A Big Year for Angelman Syndrome
Mary Parker

A Big Year for Angelman Syndrome

Hope for patients with several potential drugs in the pipeline

Dr. Allyson Berent, Chief Operating Officer of GeneTx Biotherapeutics (pronounced “genetics”), has good reason to be optimistic about 2020. The company she co-founded, a for-profit entity formed by the nonprofit group Foundation for Angelman Syndrome Therapeutics (FAST), is on the cusp of seeing their antisense oligonucleotide (ASO) enter human clinical trials. Their potentially disease modifying drug will enter human clinical trials in February, just in time for Rare Disease Day.

The drug is designed to activate the paternal copy of the UBE3A gene. In most cases of Angelman syndrome, the maternal copy of the gene is deleted or otherwise non-functional. The normally dormant paternal copy could be activated to provide potential benefits to patients living with Angelman syndrome like Quincy, Allyson’s 5 year old daughter.

“The foundation has been working on many other therapeutic platforms, but this one is the most advanced currently,” Allyson said.

If the clinical trials go as planned, they should begin in February. Twenty patients will be selected for the first trial out of potentially thousands across the United States.

This result marks one of the most promising moments for FAST, which was founded in 2008 by Paula Evans, the chairperson of FAST and the CEO of GeneTx Biotherapeutics. The vision of the organization from inception was to help find meaningful treatments to improve the lives of those living with Angelman syndrome. The disease affects the central nervous system, resulting in various symptoms like the inability to speak verbally, debilitating seizures, and a movement disorder. It is not a fatal diagnosis, with most patients living otherwise long lives, though it causes hardship for patients and caregivers. Parents like Allyson are eager for therapies that could allow their children to live a more independent and symptom free life.

In the meantime, Allyson is thrilled to finally see major traction in this area of clinical research.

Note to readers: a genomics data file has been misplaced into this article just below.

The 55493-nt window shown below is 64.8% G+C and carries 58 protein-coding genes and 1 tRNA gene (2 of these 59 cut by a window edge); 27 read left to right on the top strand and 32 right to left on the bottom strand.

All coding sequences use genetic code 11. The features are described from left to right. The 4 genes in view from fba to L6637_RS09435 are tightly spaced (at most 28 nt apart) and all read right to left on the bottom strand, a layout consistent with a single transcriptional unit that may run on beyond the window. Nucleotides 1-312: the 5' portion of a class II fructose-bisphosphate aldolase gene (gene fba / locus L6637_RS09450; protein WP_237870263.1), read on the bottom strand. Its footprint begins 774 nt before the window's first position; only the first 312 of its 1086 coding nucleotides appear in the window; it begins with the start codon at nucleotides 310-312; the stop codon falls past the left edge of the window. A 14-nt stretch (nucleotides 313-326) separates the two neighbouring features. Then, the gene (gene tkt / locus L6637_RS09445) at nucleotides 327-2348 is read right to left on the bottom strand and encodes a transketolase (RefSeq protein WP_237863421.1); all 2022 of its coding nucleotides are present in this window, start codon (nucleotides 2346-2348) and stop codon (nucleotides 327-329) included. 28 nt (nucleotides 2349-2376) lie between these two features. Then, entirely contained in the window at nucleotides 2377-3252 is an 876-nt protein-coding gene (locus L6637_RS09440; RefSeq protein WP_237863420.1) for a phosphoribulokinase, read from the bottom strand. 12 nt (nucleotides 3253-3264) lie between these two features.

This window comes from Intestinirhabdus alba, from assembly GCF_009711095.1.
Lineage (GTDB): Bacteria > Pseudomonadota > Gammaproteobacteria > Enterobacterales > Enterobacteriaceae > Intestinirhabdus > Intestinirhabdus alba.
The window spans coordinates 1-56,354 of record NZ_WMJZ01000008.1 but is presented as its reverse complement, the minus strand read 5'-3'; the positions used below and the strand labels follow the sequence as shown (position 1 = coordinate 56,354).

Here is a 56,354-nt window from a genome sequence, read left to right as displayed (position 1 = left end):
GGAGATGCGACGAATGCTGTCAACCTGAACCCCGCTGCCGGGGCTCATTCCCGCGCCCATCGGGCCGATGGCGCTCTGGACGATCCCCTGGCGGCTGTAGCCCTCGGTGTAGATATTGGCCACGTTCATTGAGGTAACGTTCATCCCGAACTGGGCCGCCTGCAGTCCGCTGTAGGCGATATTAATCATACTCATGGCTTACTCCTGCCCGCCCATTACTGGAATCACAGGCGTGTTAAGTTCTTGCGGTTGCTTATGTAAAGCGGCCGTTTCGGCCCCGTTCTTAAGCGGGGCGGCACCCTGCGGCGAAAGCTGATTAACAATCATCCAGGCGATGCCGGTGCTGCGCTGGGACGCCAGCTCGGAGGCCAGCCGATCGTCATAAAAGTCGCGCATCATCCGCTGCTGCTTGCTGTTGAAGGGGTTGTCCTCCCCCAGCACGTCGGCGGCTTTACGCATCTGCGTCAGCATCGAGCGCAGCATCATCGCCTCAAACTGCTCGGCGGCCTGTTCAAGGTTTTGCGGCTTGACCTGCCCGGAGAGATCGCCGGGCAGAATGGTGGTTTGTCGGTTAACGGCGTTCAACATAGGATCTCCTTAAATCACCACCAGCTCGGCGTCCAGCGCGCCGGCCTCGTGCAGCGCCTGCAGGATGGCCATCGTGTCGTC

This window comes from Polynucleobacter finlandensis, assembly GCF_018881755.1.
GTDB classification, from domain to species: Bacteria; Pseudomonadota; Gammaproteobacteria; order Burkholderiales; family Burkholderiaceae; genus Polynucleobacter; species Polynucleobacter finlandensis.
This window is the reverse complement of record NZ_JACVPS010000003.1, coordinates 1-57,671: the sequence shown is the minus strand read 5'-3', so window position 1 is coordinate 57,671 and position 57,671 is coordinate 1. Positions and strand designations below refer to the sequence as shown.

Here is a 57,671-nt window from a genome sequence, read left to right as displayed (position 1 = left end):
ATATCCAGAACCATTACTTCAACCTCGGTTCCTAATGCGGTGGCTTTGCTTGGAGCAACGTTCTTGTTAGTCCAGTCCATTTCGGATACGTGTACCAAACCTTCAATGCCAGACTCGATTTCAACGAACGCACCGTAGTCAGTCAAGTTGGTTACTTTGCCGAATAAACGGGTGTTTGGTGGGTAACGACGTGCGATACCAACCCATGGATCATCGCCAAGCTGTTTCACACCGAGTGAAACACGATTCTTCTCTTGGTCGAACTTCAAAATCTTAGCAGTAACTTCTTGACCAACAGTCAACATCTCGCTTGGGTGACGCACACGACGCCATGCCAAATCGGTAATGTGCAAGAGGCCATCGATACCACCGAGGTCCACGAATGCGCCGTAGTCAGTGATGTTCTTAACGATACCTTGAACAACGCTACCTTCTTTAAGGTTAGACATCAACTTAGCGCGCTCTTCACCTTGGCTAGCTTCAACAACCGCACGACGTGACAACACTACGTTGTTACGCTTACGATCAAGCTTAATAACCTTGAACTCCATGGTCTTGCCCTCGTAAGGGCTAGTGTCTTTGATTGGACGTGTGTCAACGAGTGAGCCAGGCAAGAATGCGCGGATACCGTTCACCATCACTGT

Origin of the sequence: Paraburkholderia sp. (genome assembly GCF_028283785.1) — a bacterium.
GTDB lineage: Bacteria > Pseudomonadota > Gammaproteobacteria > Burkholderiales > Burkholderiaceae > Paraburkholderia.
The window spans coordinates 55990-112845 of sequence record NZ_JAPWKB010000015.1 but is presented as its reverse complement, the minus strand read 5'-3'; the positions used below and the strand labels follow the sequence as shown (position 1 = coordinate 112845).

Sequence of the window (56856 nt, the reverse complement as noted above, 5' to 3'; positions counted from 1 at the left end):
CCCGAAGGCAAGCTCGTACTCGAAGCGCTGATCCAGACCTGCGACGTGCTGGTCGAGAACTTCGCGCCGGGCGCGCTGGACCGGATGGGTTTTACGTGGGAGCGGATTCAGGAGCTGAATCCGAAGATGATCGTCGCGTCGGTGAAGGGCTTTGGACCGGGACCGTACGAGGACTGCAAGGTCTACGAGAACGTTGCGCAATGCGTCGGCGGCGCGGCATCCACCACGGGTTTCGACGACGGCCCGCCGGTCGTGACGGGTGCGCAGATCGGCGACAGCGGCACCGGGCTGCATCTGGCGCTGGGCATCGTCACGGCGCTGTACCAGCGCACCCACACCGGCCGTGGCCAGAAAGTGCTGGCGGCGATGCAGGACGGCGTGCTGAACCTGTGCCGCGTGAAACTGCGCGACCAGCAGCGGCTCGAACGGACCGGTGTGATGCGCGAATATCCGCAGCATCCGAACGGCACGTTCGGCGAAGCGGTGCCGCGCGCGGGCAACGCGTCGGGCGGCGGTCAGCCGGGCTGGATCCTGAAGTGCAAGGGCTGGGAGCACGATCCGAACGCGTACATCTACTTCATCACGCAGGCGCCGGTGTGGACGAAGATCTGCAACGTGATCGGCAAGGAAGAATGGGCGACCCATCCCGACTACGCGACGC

“The story is not just about GeneTx,” she said. “The whole Angelman space has really exploded. I do feel that FAST was a large impetus for that explosion, funding millions of dollars for drug discovery, clinical outcome assessments, and translational research. FAST was integral in helping to derisk many aspects of translational research for Angelman syndrome, and for that we are very proud.”

Announcements for advances in clinical programs for Angelman syndrome came fast and thick at the end of 2019, just in time for the FAST gala and conference where the foundation raised approximately $3 million to further support their work, while 4 different pharmaceutical companies announced their clinical trials would aim to be starting in 2020.

“At the conference, GeneTx announced that they are starting their Phase I clinical trial in the first half of 2020,” she said. “At the same conference, Roche and Ionis also announced they are starting their clinical trials in 2020. We went from no upstream disease modifying therapeutics for Angelman syndrome in trials three months ago, to three this year alone, which is amazing for all of our children.”

More great news in 2019? GeneTx and Ultragenyx Pharmaceuticals announced a new partnership, where Ultragenyx gained an exclusive option to acquire GeneTx under certain terms. “The partnership is an amazing step for Angelman syndrome, bringing a remarkable pharmaceutical company into this space who really understands rare disease and cares deeply for the patients,” said Berent.

“This is an exciting time, and I am hopeful that the next few years are going to be transformative for the community and for these children living with Angelman syndrome and many other neurogenetic disorders,” said Allyson. “This is what we have all been waiting so impatiently for.”

To learn more about Angelman Syndrome, check out this recent Eureka Podcast and Eureka blog.